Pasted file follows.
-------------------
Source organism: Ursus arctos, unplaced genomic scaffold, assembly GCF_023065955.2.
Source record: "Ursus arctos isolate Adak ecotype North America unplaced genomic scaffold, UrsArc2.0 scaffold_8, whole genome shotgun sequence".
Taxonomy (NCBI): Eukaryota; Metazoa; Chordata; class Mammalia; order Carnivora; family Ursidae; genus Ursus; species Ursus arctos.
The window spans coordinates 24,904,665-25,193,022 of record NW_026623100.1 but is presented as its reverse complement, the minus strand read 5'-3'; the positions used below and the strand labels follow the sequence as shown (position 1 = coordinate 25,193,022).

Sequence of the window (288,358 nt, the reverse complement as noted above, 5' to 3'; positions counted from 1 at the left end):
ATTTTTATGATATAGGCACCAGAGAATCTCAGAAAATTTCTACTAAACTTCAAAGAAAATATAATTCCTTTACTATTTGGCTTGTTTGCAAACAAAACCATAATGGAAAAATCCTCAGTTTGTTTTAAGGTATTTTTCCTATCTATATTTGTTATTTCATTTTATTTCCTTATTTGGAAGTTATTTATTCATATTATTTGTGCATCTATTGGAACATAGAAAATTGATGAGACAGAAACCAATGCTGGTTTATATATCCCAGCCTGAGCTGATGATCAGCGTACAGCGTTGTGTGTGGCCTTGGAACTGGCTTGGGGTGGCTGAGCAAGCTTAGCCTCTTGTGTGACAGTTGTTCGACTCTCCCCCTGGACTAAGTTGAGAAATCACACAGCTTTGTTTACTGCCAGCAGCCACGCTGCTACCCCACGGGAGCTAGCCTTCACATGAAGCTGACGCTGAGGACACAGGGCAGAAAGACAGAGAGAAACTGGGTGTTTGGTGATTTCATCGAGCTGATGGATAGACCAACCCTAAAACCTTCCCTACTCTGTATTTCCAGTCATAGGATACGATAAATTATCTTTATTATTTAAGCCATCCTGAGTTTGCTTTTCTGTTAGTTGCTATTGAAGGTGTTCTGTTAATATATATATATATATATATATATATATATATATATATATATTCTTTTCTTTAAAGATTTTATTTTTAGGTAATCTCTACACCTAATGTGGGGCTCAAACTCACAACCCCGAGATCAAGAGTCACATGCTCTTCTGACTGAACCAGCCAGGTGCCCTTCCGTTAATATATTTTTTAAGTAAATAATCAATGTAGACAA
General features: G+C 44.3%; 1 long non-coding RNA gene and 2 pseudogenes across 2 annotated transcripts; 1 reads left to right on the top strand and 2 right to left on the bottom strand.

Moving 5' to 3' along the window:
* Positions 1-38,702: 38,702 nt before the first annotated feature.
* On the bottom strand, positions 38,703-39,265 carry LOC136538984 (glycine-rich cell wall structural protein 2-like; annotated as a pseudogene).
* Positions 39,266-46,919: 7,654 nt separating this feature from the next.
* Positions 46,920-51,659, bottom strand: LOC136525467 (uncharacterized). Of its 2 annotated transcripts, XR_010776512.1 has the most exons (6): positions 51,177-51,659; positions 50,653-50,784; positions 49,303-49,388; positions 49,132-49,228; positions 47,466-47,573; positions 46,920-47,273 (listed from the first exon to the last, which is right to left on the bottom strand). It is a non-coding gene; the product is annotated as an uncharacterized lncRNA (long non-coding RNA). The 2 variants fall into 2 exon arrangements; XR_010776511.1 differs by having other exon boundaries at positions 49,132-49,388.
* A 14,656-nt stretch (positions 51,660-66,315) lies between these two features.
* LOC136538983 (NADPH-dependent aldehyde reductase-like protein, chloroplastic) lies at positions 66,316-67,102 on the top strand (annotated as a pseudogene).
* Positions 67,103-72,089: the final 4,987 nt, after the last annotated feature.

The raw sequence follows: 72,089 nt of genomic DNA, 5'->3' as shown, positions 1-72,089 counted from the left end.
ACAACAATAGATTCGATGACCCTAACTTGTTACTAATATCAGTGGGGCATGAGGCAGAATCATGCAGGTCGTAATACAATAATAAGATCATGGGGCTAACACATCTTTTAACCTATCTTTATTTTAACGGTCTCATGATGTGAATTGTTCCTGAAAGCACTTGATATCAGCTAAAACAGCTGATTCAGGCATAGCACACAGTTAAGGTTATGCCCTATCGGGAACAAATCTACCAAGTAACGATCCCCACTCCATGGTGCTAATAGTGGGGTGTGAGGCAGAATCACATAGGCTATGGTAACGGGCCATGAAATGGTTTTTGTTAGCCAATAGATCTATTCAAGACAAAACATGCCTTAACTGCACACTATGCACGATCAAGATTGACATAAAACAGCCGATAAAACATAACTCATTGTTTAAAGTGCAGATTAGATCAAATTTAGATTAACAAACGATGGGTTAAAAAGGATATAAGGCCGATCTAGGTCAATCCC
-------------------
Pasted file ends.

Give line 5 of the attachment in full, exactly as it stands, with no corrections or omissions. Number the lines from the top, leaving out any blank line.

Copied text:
Sequence of the window (288,358 nt, the reverse complement as noted above, 5' to 3'; positions counted from 1 at the left end):